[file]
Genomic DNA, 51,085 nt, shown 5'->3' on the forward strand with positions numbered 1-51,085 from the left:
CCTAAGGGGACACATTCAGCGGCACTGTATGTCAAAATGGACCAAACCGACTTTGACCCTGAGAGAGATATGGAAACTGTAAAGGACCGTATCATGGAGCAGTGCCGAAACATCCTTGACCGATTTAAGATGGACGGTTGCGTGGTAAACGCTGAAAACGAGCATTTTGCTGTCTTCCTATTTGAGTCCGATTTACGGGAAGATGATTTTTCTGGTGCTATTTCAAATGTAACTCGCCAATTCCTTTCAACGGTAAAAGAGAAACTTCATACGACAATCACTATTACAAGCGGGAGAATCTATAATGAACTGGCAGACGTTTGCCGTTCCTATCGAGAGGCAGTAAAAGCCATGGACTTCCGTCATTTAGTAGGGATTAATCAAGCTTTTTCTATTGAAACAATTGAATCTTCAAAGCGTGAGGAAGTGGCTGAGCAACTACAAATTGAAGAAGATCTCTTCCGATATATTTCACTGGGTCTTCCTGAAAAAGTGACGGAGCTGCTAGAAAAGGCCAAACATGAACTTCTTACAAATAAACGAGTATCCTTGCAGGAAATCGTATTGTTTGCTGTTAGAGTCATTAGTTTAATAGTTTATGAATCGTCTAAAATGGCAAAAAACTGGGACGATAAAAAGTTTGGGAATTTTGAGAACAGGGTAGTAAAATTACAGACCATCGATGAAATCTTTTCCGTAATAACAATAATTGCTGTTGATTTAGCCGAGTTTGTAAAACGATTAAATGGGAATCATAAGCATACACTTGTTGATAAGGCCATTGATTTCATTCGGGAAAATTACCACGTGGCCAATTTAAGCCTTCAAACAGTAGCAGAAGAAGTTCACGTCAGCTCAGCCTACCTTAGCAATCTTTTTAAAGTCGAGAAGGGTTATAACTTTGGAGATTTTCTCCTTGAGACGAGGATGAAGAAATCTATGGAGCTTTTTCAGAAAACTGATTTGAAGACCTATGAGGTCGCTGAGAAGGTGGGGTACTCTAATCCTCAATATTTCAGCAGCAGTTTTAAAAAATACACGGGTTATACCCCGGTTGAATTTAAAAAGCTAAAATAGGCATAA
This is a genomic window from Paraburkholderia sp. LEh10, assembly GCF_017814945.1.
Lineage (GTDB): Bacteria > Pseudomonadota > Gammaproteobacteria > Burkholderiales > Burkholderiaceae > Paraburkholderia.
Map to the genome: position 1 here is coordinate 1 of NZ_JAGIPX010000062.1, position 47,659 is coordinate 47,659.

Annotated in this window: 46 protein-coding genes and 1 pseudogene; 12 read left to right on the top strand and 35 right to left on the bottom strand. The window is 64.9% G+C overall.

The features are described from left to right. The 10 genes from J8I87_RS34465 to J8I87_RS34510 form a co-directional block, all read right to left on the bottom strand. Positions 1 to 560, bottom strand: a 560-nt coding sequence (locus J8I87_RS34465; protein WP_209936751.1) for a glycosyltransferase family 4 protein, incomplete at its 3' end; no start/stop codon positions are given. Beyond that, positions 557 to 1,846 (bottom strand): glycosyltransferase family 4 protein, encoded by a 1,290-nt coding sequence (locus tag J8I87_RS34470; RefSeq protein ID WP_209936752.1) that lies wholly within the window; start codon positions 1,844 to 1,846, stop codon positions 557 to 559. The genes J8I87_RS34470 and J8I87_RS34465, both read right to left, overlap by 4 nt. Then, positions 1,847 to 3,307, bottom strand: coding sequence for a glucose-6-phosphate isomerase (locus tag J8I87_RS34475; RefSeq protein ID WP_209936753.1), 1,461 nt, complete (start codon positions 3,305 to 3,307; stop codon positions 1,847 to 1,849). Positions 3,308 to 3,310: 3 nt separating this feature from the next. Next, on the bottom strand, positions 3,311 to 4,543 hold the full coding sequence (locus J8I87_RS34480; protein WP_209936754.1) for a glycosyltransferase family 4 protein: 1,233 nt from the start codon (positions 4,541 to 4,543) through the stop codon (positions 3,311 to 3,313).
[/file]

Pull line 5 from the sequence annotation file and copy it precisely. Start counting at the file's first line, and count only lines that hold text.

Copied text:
Map to the genome: position 1 here is coordinate 1 of NZ_JAGIPX010000062.1, position 47,659 is coordinate 47,659.